This is a far cry from my usual fare on this blog. Not today, the weighty matters of politics and prejudice, but the slightly more ‘at home’ subject of a menace to our society that is closer to home. A creeping, methodical blight that is changing the way we live. The dreaded chain ‘convenience’ store.
In the 70’s and 80’s the convenience store was a place where you bought your milk, sugar or cigarettes and booze when you’d forgotten them at the supermarket, which would be closed. You’d pay a little over the odds for everything, but that was the price of convenience. Most stores seemed to be run by Asian families, but always by people who took the time to get to know their customers, were always friendly and always seemed to have no problem working all hours to provide for their community. Even when I was at boarding school we had a small ‘corner shop’ we used to go to when allowed out to town. Situated on Monson Road, Redhill, and run by a Mr Patel (if memory serves), it provided us with all the sweets, drinks and occasionally cigarettes we could want, at, what was then, really low prices. (If I remember, when it came out, a Wispa bar cost about 14p (and we thought that was a lot), the cheapest I’ve seen lately is 72p). I’ve just looked on Google Maps, and it is still there (click on the above link to see)! When at home, I used to run around to the local newsagent in the mornings to get my father’s paper, and have a crafty cigarette into the bargain. The owner of the store would always let be buy cigarettes in singles, for 2 pence each, (but I’m sure he told my parents because they always seemed to know).
These days have now sadly passed. Most convenience stores are now faceless, impersonal, and damned expensive. Most are national chains, determined to put their stores in any place they can shoehorn them into, regardless of the damage they do to smaller, well established, retailers who have been in place for years, sometimes centuries, all the time trying to promote themselves as the saviours of the community.
And what, you may ask, has inspired this entry, (or rant, if you want)? It was an article in the Portsmouth News. Apparently, one of the oldest pubs on Hayling Island (the Rose In June), is to become a Co-op store. Nothing much wrong with that, you might think, but consider what’s around it. Within 100 yards of the proposed Co-op there is a Sainsbury’s Local, a large newsagent/general store, a butchers, a greengrocer, a fishmongers, a pharmacy and , about a quarter of a mile north is a Tesco’s (one of two on the island), and, next-door to that, is a Co-op superstore. Even when all the other shops are closed, the Sainsbury’s and Tesco’s are both open until 10pm every night, seven days a week. So, why on Earth, do the Co-op want to put another convenience store in the middle of this lot? Have the Islanders south of Selsmore Avenue lost the ability or will to cross the road? I don’t think so. Have Sainsbury’s and Tesco’s decided to close down their well established and lucrative stores? Nope. Are the Co-op getting a bit greedy? Yep.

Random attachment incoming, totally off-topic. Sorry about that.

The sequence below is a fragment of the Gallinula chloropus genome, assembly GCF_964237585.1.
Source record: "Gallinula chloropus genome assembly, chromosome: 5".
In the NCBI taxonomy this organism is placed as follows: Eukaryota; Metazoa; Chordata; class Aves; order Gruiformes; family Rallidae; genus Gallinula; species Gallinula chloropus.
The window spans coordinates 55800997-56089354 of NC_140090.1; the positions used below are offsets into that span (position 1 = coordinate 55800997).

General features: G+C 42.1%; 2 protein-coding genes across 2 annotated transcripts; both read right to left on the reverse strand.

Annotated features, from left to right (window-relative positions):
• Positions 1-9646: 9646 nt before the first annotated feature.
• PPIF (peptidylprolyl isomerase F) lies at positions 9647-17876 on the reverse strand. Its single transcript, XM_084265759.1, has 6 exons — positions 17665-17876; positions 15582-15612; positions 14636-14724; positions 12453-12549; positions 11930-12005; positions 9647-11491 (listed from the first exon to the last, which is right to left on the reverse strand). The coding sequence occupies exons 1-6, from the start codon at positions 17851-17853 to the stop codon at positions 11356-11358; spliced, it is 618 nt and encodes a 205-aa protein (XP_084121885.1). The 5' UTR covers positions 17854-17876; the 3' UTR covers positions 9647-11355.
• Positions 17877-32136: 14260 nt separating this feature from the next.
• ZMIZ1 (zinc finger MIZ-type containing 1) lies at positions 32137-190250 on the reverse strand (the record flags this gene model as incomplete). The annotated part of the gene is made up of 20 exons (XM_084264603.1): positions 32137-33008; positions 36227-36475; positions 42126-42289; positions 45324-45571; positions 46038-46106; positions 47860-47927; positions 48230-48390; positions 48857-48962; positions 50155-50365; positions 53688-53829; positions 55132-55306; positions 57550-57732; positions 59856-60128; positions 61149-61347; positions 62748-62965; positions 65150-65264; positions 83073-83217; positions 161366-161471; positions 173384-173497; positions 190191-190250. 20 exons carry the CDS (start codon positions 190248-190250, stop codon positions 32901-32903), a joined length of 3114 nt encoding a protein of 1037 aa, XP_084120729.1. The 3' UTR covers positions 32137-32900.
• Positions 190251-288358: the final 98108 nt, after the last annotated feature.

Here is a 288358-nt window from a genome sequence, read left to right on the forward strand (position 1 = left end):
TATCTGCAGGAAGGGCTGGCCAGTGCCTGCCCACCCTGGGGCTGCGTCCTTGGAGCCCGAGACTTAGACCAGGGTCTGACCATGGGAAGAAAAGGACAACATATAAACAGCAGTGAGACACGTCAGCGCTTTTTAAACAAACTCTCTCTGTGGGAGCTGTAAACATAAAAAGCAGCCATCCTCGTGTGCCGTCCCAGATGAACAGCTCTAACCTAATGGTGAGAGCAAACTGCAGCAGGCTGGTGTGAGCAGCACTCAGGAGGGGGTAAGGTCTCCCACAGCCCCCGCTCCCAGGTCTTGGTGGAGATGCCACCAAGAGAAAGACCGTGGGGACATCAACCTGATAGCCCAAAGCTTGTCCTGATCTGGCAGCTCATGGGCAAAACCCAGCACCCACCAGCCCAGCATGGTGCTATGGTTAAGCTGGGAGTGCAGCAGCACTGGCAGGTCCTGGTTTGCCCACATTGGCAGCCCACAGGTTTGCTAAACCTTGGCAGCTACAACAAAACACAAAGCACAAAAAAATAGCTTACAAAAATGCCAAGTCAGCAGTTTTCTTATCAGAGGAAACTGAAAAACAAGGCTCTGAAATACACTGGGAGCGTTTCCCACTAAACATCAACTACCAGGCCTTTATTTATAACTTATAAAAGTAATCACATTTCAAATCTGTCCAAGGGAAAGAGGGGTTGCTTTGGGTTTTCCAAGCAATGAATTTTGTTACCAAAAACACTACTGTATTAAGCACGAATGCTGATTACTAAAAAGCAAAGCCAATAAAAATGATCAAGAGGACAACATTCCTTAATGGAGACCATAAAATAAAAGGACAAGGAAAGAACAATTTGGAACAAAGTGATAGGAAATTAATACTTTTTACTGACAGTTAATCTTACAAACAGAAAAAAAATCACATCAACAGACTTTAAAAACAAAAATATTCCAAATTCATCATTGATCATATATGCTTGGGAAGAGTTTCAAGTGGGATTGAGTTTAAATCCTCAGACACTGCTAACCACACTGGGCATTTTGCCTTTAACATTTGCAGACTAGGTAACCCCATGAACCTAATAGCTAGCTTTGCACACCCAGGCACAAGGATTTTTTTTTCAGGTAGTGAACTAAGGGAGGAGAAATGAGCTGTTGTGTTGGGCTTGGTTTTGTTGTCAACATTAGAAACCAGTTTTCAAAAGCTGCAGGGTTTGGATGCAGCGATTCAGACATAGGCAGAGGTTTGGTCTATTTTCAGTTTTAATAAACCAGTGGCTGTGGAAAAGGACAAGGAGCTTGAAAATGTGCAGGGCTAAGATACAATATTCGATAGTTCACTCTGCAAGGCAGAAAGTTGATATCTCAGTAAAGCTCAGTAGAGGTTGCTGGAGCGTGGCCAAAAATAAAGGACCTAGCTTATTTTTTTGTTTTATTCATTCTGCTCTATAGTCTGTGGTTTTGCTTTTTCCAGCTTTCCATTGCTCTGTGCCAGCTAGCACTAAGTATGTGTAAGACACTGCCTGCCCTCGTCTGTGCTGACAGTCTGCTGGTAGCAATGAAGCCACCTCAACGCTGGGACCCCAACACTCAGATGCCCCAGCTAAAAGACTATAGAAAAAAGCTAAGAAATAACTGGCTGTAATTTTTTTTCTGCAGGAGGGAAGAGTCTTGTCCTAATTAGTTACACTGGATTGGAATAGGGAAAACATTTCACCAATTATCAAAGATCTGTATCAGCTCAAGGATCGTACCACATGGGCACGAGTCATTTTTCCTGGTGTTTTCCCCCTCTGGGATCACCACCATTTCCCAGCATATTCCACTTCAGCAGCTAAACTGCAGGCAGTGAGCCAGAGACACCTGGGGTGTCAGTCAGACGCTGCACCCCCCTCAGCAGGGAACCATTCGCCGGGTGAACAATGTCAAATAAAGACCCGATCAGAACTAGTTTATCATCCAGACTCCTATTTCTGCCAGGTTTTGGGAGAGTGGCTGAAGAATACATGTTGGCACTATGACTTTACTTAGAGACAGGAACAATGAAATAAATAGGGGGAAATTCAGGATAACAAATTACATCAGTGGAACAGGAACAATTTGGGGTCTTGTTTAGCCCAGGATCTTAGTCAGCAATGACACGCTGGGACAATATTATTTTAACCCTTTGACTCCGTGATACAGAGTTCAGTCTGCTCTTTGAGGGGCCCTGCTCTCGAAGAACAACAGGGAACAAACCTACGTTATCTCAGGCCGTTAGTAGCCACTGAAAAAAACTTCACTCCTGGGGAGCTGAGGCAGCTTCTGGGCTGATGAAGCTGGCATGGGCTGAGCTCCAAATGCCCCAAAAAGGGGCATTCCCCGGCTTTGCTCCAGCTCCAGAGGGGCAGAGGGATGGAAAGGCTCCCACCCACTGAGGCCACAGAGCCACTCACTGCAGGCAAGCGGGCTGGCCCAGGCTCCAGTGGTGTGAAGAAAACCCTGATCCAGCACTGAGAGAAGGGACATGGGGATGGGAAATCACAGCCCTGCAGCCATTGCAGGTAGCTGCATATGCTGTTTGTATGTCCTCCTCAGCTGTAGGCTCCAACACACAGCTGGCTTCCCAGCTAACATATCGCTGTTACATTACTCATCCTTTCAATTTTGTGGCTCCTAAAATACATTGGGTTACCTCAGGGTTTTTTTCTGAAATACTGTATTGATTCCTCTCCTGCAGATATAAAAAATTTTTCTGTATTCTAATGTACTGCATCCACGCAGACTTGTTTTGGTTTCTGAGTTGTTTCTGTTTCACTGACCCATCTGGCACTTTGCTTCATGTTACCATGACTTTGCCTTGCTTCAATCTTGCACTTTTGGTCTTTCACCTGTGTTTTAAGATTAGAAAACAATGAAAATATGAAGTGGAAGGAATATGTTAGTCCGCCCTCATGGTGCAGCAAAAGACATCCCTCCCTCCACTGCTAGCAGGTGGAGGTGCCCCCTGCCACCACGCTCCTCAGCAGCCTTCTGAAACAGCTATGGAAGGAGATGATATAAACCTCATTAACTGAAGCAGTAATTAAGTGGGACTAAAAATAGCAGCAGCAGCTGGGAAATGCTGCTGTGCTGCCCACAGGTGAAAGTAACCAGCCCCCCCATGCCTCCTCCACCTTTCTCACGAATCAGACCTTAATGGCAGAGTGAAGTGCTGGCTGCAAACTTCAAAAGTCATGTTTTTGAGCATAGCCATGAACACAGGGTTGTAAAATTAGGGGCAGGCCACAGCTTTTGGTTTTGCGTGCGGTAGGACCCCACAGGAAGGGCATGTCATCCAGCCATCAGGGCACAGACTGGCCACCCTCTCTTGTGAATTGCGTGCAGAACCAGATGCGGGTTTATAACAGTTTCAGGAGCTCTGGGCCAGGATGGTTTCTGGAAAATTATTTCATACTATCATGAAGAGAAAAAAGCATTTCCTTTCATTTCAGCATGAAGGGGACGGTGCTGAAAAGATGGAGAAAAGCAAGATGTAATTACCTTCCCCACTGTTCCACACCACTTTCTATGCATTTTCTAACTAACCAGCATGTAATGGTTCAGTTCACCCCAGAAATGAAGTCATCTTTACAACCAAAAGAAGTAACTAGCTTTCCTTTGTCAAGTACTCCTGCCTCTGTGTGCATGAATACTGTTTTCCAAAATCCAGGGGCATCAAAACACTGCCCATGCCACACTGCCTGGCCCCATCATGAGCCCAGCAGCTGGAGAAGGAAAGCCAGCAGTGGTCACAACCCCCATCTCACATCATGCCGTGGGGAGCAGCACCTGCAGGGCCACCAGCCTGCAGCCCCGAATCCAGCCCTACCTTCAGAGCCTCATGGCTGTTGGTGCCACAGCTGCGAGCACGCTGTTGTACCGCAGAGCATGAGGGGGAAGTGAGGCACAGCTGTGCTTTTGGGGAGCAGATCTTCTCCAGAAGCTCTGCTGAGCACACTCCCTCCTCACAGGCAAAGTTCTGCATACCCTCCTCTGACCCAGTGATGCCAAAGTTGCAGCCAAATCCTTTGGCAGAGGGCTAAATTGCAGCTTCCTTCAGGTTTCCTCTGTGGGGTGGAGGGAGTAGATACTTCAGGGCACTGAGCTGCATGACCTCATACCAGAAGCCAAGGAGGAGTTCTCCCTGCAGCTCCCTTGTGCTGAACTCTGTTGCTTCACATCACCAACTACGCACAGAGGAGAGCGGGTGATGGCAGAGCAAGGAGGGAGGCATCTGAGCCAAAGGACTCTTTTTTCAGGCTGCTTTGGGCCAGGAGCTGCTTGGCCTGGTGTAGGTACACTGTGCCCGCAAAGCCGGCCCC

Don’t get me wrong. I’m not bashing the Co-op, (I worked in a Co-op for a while and they’re not a bad employer, a bit loony sometimes, but not too bad). I just can’t understand why they’ve started putting stores in places where there are already places serving the local community. Where I used to live, there was a small local store which closed down, leaving local people with a trip to Tesco’s, which usually necessitated the use of a vehicle. Then Alldays took over an abandoned local building and eventually became the Co-op. There were no other stores around and it became a bit of a life-saver, especially for the elderly members of the community. After this, several Co-op store opened around the area, all serving places that had no other shops of similar ilk, but now, there seems to be a trend of putting a shop where others are already serving the community with the same things.
It’s not just the Co-op either. Sainsbury’s seem to be doing the same thing. Near where I live a pub has been demolished to make way for a Sainsbury’s Local, next door to a Co-op Food store, with a fuel station, (with a shop), in between. Further up the road from there, a Co-op has opened in a closed down pub, opposite a butchers, a newsagent, a local fruit and veg store and a takeaway. Another pub has closed down in my town and there is talk, (rumour), of turning that into a Sainsbury’s Local, almost sandwiched between Morrison’s and Tesco superstores, (at the time of writing, the Morrison’s has been open less than a year and, to be fair, most Tesco Express and Sainsbury’s Local stores are usually well away from the corresponding superstore, most of the time).
With so many stores going into so many areas, selling so much of the same wares and charging such similar prices, it seems to me that customer choice is eventually going to boil down to “which one looks nicer?” or “who has the least amount of kids hanging around the front?“, rather than “which is cheaper?” and “which one has got what I want?“. On the plus side, at the rate these stores are opening, it will do away with ATOS assessments, since we’ll never have to walk more than fifty yards to go to the shops.
Where will it all end? Napoleon once described the British as “a nation of shopkeepers” which was meant as a reference to the Imperial powerbase being obtained through commerce rather than land or population but, it’s literal meaning is slowly starting to apply.